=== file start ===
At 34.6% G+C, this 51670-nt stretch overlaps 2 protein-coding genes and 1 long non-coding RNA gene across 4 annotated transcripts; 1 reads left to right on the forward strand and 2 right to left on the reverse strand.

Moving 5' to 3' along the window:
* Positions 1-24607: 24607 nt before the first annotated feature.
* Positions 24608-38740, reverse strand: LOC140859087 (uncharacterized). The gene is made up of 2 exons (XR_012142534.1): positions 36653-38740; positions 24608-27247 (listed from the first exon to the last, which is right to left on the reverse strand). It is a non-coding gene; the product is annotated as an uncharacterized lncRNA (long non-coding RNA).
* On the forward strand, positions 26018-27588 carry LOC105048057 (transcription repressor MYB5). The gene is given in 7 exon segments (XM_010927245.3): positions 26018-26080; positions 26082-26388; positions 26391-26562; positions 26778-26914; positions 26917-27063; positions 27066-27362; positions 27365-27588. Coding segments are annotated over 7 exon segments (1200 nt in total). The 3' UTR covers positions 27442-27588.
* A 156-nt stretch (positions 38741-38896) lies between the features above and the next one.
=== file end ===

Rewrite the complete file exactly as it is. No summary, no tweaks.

At 34.6% G+C, this 51670-nt stretch overlaps 2 protein-coding genes and 1 long non-coding RNA gene across 4 annotated transcripts; 1 reads left to right on the forward strand and 2 right to left on the reverse strand.

Moving 5' to 3' along the window:
* Positions 1-24607: 24607 nt before the first annotated feature.
* Positions 24608-38740, reverse strand: LOC140859087 (uncharacterized). The gene is made up of 2 exons (XR_012142534.1): positions 36653-38740; positions 24608-27247 (listed from the first exon to the last, which is right to left on the reverse strand). It is a non-coding gene; the product is annotated as an uncharacterized lncRNA (long non-coding RNA).
* On the forward strand, positions 26018-27588 carry LOC105048057 (transcription repressor MYB5). The gene is given in 7 exon segments (XM_010927245.3): positions 26018-26080; positions 26082-26388; positions 26391-26562; positions 26778-26914; positions 26917-27063; positions 27066-27362; positions 27365-27588. Coding segments are annotated over 7 exon segments (1200 nt in total). The 3' UTR covers positions 27442-27588.
* A 156-nt stretch (positions 38741-38896) lies between the features above and the next one.